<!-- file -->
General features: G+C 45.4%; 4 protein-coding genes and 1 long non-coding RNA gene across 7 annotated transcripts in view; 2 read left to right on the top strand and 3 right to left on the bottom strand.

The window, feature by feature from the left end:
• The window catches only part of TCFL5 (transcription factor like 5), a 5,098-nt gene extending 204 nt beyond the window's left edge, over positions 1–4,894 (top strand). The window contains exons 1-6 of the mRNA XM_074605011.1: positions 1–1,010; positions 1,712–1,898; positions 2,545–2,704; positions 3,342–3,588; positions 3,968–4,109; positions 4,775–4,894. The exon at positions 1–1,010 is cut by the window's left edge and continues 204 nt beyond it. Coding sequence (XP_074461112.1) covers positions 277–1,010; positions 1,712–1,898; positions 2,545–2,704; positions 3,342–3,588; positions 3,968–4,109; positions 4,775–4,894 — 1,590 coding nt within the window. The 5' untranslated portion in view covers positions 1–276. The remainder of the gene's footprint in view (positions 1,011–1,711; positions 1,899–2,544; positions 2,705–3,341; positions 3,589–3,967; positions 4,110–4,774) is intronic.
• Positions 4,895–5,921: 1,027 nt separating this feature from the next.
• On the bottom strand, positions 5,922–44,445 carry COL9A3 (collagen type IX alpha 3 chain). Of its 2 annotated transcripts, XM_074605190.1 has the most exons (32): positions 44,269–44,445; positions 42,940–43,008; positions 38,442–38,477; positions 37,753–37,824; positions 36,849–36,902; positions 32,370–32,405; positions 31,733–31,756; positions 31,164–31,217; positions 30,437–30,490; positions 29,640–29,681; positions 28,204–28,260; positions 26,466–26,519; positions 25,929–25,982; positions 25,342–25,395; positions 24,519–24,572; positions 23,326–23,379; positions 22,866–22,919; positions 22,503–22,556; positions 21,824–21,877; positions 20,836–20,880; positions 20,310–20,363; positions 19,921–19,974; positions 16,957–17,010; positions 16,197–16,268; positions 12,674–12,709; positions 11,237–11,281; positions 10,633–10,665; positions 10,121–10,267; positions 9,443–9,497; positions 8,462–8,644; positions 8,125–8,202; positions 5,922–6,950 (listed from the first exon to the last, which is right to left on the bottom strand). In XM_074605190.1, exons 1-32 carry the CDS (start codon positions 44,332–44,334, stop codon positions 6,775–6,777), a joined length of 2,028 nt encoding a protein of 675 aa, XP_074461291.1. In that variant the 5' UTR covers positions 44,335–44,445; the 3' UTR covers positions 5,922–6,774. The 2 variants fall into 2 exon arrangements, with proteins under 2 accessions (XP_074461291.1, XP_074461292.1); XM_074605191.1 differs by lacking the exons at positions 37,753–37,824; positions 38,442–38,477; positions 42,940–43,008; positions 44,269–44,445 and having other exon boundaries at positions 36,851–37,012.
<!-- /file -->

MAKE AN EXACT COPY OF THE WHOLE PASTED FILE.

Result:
General features: G+C 45.4%; 4 protein-coding genes and 1 long non-coding RNA gene across 7 annotated transcripts in view; 2 read left to right on the top strand and 3 right to left on the bottom strand.

The window, feature by feature from the left end:
• The window catches only part of TCFL5 (transcription factor like 5), a 5,098-nt gene extending 204 nt beyond the window's left edge, over positions 1–4,894 (top strand). The window contains exons 1-6 of the mRNA XM_074605011.1: positions 1–1,010; positions 1,712–1,898; positions 2,545–2,704; positions 3,342–3,588; positions 3,968–4,109; positions 4,775–4,894. The exon at positions 1–1,010 is cut by the window's left edge and continues 204 nt beyond it. Coding sequence (XP_074461112.1) covers positions 277–1,010; positions 1,712–1,898; positions 2,545–2,704; positions 3,342–3,588; positions 3,968–4,109; positions 4,775–4,894 — 1,590 coding nt within the window. The 5' untranslated portion in view covers positions 1–276. The remainder of the gene's footprint in view (positions 1,011–1,711; positions 1,899–2,544; positions 2,705–3,341; positions 3,589–3,967; positions 4,110–4,774) is intronic.
• Positions 4,895–5,921: 1,027 nt separating this feature from the next.
• On the bottom strand, positions 5,922–44,445 carry COL9A3 (collagen type IX alpha 3 chain). Of its 2 annotated transcripts, XM_074605190.1 has the most exons (32): positions 44,269–44,445; positions 42,940–43,008; positions 38,442–38,477; positions 37,753–37,824; positions 36,849–36,902; positions 32,370–32,405; positions 31,733–31,756; positions 31,164–31,217; positions 30,437–30,490; positions 29,640–29,681; positions 28,204–28,260; positions 26,466–26,519; positions 25,929–25,982; positions 25,342–25,395; positions 24,519–24,572; positions 23,326–23,379; positions 22,866–22,919; positions 22,503–22,556; positions 21,824–21,877; positions 20,836–20,880; positions 20,310–20,363; positions 19,921–19,974; positions 16,957–17,010; positions 16,197–16,268; positions 12,674–12,709; positions 11,237–11,281; positions 10,633–10,665; positions 10,121–10,267; positions 9,443–9,497; positions 8,462–8,644; positions 8,125–8,202; positions 5,922–6,950 (listed from the first exon to the last, which is right to left on the bottom strand). In XM_074605190.1, exons 1-32 carry the CDS (start codon positions 44,332–44,334, stop codon positions 6,775–6,777), a joined length of 2,028 nt encoding a protein of 675 aa, XP_074461291.1. In that variant the 5' UTR covers positions 44,335–44,445; the 3' UTR covers positions 5,922–6,774. The 2 variants fall into 2 exon arrangements, with proteins under 2 accessions (XP_074461291.1, XP_074461292.1); XM_074605191.1 differs by lacking the exons at positions 37,753–37,824; positions 38,442–38,477; positions 42,940–43,008; positions 44,269–44,445 and having other exon boundaries at positions 36,851–37,012.